Unprecedented Pace of Job Losses Hit all the Anticipated Industries

Approximately 22 million Americans filed for unemployment in the four weeks leading up to April 6, for a weekly average of 5.5 million. This massive spike in claims is shown on the first chart below.

And the second chart below, based on official unemployment data for March, provides a preliminary look at the industries that are shedding the most jobs. Not surprisingly, leisure and hospitality have been hit the hardest, while construction, manufacturing, and transportation collectively accounted for 45% of total job losses. Payroll data for March suggest that closures of doctors’ offices, schools, and childcare services drove much of the increase in education and health services unemployment. Source: U.S. Department of Labor, Bureau of Labor Statistics. ©2020 Morningstar. All Rights Reserved.

Congress’ CARES Act Will Help Revive Low-Wage Workers

Accommodation and food-service businesses have been among the hardest hit by COVID-19, yet maximum unemployment benefits in many states are lower than the average weekly wages for workers in this sector.

The chart below shows the least and most generous state unemployment benefits relative to the average weekly earnings of this cohort’s workers in 2018, based on the latest available data. The CARES Act passed by Congress on March 27, 2020, is intended to help supplement state unemployment benefits for those facing COVID-19-related job losses; it provides $600 per week for a four-month period. With this income, lower-wage workers may receive more in unemployment benefits for the next few months than they earned while working.

Download the full Morningstar Markets Observer to see our latest findings on U.S. market insights.
Get My Copy

Transparency is how we protect the integrity of our work and keep empowering investors to achieve their goals and dreams. And we have unwavering standards for how we keep that integrity intact, from our research and data to our policies on content and your personal data.

We’d like to share more about how we work and what drives our day-to-day business.

We sell different types of products and services to both investment professionals and individual investors. These products and services are usually sold through license agreements or subscriptions. Our investment management business generates asset-based fees, which are calculated as a percentage of assets under management. We also sell both admissions and sponsorship packages for our investment conferences and advertising on our websites and newsletters.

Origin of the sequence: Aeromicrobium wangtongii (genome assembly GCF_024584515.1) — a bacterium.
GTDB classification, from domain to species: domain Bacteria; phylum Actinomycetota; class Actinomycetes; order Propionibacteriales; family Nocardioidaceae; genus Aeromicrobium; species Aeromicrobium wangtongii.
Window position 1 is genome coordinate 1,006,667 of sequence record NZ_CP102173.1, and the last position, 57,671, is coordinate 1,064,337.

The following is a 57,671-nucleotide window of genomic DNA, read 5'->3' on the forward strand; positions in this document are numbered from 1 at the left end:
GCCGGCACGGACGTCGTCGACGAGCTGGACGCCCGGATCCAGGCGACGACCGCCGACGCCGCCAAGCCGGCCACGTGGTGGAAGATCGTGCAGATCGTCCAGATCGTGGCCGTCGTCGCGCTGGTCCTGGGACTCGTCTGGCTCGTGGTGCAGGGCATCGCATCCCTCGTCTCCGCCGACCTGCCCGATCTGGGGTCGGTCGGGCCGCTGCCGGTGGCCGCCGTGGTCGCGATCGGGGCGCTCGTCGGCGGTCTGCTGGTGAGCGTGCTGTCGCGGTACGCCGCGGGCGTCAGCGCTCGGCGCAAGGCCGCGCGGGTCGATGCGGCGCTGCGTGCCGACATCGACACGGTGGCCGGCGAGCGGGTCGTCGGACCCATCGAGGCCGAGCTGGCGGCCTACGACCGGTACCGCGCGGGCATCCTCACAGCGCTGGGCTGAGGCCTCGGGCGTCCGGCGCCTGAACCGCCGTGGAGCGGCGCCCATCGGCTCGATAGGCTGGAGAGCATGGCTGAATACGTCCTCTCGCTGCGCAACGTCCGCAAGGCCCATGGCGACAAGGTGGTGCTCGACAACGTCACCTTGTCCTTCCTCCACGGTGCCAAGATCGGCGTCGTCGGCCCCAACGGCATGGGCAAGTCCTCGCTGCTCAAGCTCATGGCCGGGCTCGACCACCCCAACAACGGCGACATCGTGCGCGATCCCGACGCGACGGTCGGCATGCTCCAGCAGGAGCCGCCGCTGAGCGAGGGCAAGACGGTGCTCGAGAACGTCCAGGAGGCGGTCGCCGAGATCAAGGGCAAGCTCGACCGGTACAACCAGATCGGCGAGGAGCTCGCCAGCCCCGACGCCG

How we use your information depends on the product and service that you use and your relationship with us. We may use it to:

  • Verify your identity, personalize the content you receive, or create and administer your account.
  • Provide specific products and services to you, such as portfolio management or data aggregation.
  • Develop and improve features of our offerings.
  • Gear advertisements and other marketing efforts towards your interests.

To learn more about how we handle and protect your data, visit our privacy center.

Maintaining independence and editorial freedom is essential to our mission of empowering investor success. We provide a platform for our authors to report on investments fairly, accurately, and from the investor’s point of view. We also respect individual opinions––they represent the unvarnished thinking of our people and exacting analysis of our research processes. Our authors can publish views that we may or may not agree with, but they show their work, distinguish facts from opinions, and make sure their analysis is clear and in no way misleading or deceptive.

To further protect the integrity of our editorial content, we keep a strict separation between our sales teams and authors to remove any pressure or influence on our analyses and research.

Read our editorial policy to learn more about our process.